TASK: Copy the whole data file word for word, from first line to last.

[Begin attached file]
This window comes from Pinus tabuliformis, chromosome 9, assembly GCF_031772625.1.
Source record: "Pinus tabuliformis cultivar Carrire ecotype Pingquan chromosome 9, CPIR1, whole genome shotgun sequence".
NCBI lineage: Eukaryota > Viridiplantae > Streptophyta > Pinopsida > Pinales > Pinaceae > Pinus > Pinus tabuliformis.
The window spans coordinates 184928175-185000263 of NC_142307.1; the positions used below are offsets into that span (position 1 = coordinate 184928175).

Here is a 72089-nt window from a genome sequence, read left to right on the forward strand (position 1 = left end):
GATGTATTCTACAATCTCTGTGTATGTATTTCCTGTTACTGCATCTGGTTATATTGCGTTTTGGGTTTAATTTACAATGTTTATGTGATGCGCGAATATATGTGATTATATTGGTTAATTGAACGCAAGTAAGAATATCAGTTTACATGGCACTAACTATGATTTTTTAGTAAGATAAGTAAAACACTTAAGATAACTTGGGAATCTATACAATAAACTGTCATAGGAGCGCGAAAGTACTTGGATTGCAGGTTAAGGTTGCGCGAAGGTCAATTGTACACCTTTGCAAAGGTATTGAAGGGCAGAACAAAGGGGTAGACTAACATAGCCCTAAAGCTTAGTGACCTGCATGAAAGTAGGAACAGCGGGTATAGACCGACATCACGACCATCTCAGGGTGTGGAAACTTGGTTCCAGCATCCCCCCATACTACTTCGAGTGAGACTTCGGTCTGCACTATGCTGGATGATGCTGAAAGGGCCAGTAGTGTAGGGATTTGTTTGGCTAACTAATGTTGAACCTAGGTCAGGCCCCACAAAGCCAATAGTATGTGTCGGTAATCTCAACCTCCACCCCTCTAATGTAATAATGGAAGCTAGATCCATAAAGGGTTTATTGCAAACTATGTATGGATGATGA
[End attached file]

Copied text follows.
This window comes from Pinus tabuliformis, chromosome 9, assembly GCF_031772625.1.
Source record: "Pinus tabuliformis cultivar Carrire ecotype Pingquan chromosome 9, CPIR1, whole genome shotgun sequence".
NCBI lineage: Eukaryota > Viridiplantae > Streptophyta > Pinopsida > Pinales > Pinaceae > Pinus > Pinus tabuliformis.
The window spans coordinates 184928175-185000263 of NC_142307.1; the positions used below are offsets into that span (position 1 = coordinate 184928175).

Here is a 72089-nt window from a genome sequence, read left to right on the forward strand (position 1 = left end):
GATGTATTCTACAATCTCTGTGTATGTATTTCCTGTTACTGCATCTGGTTATATTGCGTTTTGGGTTTAATTTACAATGTTTATGTGATGCGCGAATATATGTGATTATATTGGTTAATTGAACGCAAGTAAGAATATCAGTTTACATGGCACTAACTATGATTTTTTAGTAAGATAAGTAAAACACTTAAGATAACTTGGGAATCTATACAATAAACTGTCATAGGAGCGCGAAAGTACTTGGATTGCAGGTTAAGGTTGCGCGAAGGTCAATTGTACACCTTTGCAAAGGTATTGAAGGGCAGAACAAAGGGGTAGACTAACATAGCCCTAAAGCTTAGTGACCTGCATGAAAGTAGGAACAGCGGGTATAGACCGACATCACGACCATCTCAGGGTGTGGAAACTTGGTTCCAGCATCCCCCCATACTACTTCGAGTGAGACTTCGGTCTGCACTATGCTGGATGATGCTGAAAGGGCCAGTAGTGTAGGGATTTGTTTGGCTAACTAATGTTGAACCTAGGTCAGGCCCCACAAAGCCAATAGTATGTGTCGGTAATCTCAACCTCCACCCCTCTAATGTAATAATGGAAGCTAGATCCATAAAGGGTTTATTGCAAACTATGTATGGATGATGA